If the Corn Fact Doesn’t Fit, Those Still Reading Should Quit

In Biotechnology, Media, mediawatch, Policy by Cathryn

In a world where it can be hard to cut through the media morass, Bloomberg Businessweek made it even more difficult to get to the heart of the GMO-labeling issue with an article on the differing political stances taken by Ben and Jerry’s and their parent company, Unilever. Noting the opinion of food activists who already openly take sides without consulting with market or industry analysts, the diatribe draws heavily on self-interested opinion to conclude Unilever faces financial repercussions for taking this course of action. The logic makes about as much sense as calling Chubby Hubby health food.

Ignoring the more studied statements of an actual analysts, who suggests Unilever would not want to risk potential PR-backlash should it shush the ice cream icons, the journalist pushes the prophecies Marion Nestle. While certainly a well-credentialed professor of nutrition and public health, her expertise in the realm of market realities does not engender the type of trust which the story’s author so willingly provides – and expects reader to also bestow.

In addition to the lose logic, an infographic on the benefits of biotech crops accompanies the stories. While one might also call it confusing at best, the picture tutorial draws some curious conclusions about corn. At first, it seems to imply GMO-varieties improved the yield of the average U.S. acre to 26 bushels of corn between 2001 and 2010. As anyone who follows agricultural statistics would automatically know, this does not hold even an iota of truth as the average yield per acre in 2010 published by USDA was 158.2. Upon further examination, the increase in average yield over that period does not even come out to 26 bushels as the 2001 data details an average acre yielded 138.2 bushels of corn. Thus, the infographic clearly demonstrates only the lack of informed data contained in the article it accompanies.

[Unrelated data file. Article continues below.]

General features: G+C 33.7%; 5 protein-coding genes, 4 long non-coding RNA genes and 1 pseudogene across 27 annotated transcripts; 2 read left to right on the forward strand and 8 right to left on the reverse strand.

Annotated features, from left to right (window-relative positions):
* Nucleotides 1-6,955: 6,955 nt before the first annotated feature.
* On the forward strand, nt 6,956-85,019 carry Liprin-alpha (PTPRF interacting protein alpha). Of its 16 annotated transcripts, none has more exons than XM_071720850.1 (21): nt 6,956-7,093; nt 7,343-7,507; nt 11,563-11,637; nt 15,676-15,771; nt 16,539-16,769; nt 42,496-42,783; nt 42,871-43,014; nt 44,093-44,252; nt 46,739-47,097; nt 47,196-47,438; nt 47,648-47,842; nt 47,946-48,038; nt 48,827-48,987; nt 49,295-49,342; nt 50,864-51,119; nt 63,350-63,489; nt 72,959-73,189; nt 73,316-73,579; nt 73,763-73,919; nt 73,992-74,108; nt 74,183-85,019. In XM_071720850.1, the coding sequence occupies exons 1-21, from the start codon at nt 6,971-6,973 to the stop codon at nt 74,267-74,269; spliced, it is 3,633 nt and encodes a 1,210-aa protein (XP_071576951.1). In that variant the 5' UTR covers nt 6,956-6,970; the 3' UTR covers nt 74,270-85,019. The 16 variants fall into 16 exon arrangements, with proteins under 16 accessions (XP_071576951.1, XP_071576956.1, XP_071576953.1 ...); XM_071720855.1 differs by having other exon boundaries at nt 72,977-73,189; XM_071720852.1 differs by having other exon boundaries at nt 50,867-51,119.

Everyone is entitled to have their own point of view but, if one seeks credibility, said point of view should be well informed. If Ben and Jerry’s wishes to adhere to a costly and confusing patchwork of state-level labels, so be it. As there is no guarantee of what each actually will mean in terms of standards or how it will appear on the product, it can choose to chase the next hip idea without reasoning how it might impact cost and logistics without offering additional actual information. Unilever, while allowing a wayward child to learn a lesson for itself, has the right to look at the potential impacts of disjointed, confusing regulations and come to another logical stance. That does make sense.

What does not make sense is the portrayal of the GMO-labeling free-for-all as some sort of greater moral battle. Food labels should be based upon factual, scientific information relevant to the health of consumers. Yet, as Bloomberg Businessweek could not get even the basic facts right, it makes sense that logic could not come from misinformation and misplaced credence.